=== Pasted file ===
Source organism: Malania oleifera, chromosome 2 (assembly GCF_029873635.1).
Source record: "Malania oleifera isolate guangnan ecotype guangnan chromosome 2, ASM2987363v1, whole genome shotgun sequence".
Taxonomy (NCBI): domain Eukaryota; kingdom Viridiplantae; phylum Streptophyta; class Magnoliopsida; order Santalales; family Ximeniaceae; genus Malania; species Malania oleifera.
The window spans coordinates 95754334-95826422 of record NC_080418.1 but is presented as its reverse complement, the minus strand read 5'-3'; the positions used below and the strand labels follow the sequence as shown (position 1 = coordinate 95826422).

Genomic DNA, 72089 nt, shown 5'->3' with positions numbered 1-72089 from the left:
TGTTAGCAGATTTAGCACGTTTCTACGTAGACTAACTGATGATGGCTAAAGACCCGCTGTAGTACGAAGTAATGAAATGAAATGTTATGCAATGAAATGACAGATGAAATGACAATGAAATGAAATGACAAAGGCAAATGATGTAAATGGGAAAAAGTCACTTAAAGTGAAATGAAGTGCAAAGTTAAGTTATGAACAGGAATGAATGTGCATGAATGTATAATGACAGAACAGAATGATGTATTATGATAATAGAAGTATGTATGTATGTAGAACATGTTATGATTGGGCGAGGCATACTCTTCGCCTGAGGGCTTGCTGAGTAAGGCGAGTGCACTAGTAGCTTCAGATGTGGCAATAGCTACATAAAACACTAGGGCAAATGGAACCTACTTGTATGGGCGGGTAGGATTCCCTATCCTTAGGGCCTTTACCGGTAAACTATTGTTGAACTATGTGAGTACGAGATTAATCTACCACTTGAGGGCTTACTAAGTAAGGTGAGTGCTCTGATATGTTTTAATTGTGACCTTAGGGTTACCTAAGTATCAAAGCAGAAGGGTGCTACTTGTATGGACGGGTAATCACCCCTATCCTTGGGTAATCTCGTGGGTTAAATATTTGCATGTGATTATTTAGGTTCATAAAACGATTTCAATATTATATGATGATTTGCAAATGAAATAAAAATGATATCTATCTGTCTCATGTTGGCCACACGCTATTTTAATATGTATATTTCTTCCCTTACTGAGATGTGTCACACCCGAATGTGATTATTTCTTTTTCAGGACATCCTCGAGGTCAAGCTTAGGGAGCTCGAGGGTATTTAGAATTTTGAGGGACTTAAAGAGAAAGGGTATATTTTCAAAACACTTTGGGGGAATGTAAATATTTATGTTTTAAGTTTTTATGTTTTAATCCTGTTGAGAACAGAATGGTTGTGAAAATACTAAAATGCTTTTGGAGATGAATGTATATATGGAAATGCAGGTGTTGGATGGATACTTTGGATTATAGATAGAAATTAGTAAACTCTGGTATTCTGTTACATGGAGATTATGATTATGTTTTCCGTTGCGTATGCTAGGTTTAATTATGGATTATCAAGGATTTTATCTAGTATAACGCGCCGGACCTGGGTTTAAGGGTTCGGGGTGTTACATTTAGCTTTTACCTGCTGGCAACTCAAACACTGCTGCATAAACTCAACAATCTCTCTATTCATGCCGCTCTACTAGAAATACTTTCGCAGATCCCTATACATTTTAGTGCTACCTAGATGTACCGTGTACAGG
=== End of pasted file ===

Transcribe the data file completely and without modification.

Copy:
Source organism: Malania oleifera, chromosome 2 (assembly GCF_029873635.1).
Source record: "Malania oleifera isolate guangnan ecotype guangnan chromosome 2, ASM2987363v1, whole genome shotgun sequence".
Taxonomy (NCBI): domain Eukaryota; kingdom Viridiplantae; phylum Streptophyta; class Magnoliopsida; order Santalales; family Ximeniaceae; genus Malania; species Malania oleifera.
The window spans coordinates 95754334-95826422 of record NC_080418.1 but is presented as its reverse complement, the minus strand read 5'-3'; the positions used below and the strand labels follow the sequence as shown (position 1 = coordinate 95826422).

Genomic DNA, 72089 nt, shown 5'->3' with positions numbered 1-72089 from the left:
TGTTAGCAGATTTAGCACGTTTCTACGTAGACTAACTGATGATGGCTAAAGACCCGCTGTAGTACGAAGTAATGAAATGAAATGTTATGCAATGAAATGACAGATGAAATGACAATGAAATGAAATGACAAAGGCAAATGATGTAAATGGGAAAAAGTCACTTAAAGTGAAATGAAGTGCAAAGTTAAGTTATGAACAGGAATGAATGTGCATGAATGTATAATGACAGAACAGAATGATGTATTATGATAATAGAAGTATGTATGTATGTAGAACATGTTATGATTGGGCGAGGCATACTCTTCGCCTGAGGGCTTGCTGAGTAAGGCGAGTGCACTAGTAGCTTCAGATGTGGCAATAGCTACATAAAACACTAGGGCAAATGGAACCTACTTGTATGGGCGGGTAGGATTCCCTATCCTTAGGGCCTTTACCGGTAAACTATTGTTGAACTATGTGAGTACGAGATTAATCTACCACTTGAGGGCTTACTAAGTAAGGTGAGTGCTCTGATATGTTTTAATTGTGACCTTAGGGTTACCTAAGTATCAAAGCAGAAGGGTGCTACTTGTATGGACGGGTAATCACCCCTATCCTTGGGTAATCTCGTGGGTTAAATATTTGCATGTGATTATTTAGGTTCATAAAACGATTTCAATATTATATGATGATTTGCAAATGAAATAAAAATGATATCTATCTGTCTCATGTTGGCCACACGCTATTTTAATATGTATATTTCTTCCCTTACTGAGATGTGTCACACCCGAATGTGATTATTTCTTTTTCAGGACATCCTCGAGGTCAAGCTTAGGGAGCTCGAGGGTATTTAGAATTTTGAGGGACTTAAAGAGAAAGGGTATATTTTCAAAACACTTTGGGGGAATGTAAATATTTATGTTTTAAGTTTTTATGTTTTAATCCTGTTGAGAACAGAATGGTTGTGAAAATACTAAAATGCTTTTGGAGATGAATGTATATATGGAAATGCAGGTGTTGGATGGATACTTTGGATTATAGATAGAAATTAGTAAACTCTGGTATTCTGTTACATGGAGATTATGATTATGTTTTCCGTTGCGTATGCTAGGTTTAATTATGGATTATCAAGGATTTTATCTAGTATAACGCGCCGGACCTGGGTTTAAGGGTTCGGGGTGTTACATTTAGCTTTTACCTGCTGGCAACTCAAACACTGCTGCATAAACTCAACAATCTCTCTATTCATGCCGCTCTACTAGAAATACTTTCGCAGATCCCTATACATTTTAGTGCTACCTAGATGTACCGTGTACAGG